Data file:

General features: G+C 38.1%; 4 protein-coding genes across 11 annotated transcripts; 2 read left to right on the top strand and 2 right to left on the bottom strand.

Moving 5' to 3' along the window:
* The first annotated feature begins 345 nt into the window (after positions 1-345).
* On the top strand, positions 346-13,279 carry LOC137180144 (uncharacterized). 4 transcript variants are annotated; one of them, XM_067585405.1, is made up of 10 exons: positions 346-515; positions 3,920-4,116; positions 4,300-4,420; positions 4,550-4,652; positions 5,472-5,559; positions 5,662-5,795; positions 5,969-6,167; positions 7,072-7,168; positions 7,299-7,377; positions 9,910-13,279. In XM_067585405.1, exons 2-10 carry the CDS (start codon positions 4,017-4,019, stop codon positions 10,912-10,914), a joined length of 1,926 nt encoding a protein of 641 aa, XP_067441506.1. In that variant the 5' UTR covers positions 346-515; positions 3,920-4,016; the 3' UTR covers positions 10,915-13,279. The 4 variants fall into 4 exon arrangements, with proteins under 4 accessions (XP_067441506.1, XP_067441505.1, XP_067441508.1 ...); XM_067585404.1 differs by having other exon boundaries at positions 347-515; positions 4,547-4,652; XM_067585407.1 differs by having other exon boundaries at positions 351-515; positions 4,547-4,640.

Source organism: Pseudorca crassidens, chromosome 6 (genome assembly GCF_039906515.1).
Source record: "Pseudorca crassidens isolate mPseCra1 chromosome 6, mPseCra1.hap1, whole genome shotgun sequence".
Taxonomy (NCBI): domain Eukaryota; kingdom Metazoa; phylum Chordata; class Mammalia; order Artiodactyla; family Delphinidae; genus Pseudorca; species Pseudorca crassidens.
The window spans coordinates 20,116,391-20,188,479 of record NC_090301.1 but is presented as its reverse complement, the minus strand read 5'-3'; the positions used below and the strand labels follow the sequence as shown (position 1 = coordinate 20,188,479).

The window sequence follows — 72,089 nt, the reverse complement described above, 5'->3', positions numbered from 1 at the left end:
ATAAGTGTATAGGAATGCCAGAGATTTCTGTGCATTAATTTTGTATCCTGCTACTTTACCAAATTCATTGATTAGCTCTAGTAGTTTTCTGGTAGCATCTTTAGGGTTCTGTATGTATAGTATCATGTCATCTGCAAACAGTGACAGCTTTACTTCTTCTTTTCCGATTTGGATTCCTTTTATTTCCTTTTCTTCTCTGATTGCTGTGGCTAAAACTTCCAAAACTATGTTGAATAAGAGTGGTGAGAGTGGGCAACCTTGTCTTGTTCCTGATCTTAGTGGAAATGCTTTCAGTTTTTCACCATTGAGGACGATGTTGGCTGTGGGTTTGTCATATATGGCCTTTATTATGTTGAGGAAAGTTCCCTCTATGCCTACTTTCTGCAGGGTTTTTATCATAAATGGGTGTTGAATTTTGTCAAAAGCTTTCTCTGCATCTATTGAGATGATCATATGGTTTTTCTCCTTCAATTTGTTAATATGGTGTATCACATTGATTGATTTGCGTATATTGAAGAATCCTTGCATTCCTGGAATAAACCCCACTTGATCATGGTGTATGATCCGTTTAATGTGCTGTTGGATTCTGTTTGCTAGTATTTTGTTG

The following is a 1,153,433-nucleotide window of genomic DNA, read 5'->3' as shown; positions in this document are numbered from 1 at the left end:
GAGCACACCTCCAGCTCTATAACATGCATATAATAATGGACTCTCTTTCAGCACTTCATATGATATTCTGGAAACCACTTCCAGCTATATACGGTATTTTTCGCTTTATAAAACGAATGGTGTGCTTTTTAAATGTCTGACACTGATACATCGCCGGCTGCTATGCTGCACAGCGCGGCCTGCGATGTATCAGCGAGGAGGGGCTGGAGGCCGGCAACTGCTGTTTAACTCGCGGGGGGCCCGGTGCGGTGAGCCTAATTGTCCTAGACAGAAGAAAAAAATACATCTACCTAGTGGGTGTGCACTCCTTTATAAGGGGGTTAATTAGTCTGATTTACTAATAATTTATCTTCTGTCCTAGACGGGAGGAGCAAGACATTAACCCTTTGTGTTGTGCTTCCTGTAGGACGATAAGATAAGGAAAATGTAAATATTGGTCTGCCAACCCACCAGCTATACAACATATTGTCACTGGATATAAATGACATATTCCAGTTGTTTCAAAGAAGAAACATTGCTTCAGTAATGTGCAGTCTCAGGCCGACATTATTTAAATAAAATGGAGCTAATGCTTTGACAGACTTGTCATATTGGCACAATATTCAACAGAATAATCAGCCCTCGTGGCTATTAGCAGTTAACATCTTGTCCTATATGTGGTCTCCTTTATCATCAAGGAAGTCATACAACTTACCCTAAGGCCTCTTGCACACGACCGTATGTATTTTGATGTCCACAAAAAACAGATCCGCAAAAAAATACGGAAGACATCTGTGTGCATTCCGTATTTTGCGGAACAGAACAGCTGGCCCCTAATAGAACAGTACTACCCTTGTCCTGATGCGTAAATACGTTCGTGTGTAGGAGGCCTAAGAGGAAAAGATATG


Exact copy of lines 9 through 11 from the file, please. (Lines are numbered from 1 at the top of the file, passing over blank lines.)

The window sequence follows — 72,089 nt, the reverse complement described above, 5'->3', positions numbered from 1 at the left end:
ATAAGTGTATAGGAATGCCAGAGATTTCTGTGCATTAATTTTGTATCCTGCTACTTTACCAAATTCATTGATTAGCTCTAGTAGTTTTCTGGTAGCATCTTTAGGGTTCTGTATGTATAGTATCATGTCATCTGCAAACAGTGACAGCTTTACTTCTTCTTTTCCGATTTGGATTCCTTTTATTTCCTTTTCTTCTCTGATTGCTGTGGCTAAAACTTCCAAAACTATGTTGAATAAGAGTGGTGAGAGTGGGCAACCTTGTCTTGTTCCTGATCTTAGTGGAAATGCTTTCAGTTTTTCACCATTGAGGACGATGTTGGCTGTGGGTTTGTCATATATGGCCTTTATTATGTTGAGGAAAGTTCCCTCTATGCCTACTTTCTGCAGGGTTTTTATCATAAATGGGTGTTGAATTTTGTCAAAAGCTTTCTCTGCATCTATTGAGATGATCATATGGTTTTTCTCCTTCAATTTGTTAATATGGTGTATCACATTGATTGATTTGCGTATATTGAAGAATCCTTGCATTCCTGGAATAAACCCCACTTGATCATGGTGTATGATCCGTTTAATGTGCTGTTGGATTCTGTTTGCTAGTATTTTGTTG

The following is a 1,153,433-nucleotide window of genomic DNA, read 5'->3' as shown; positions in this document are numbered from 1 at the left end: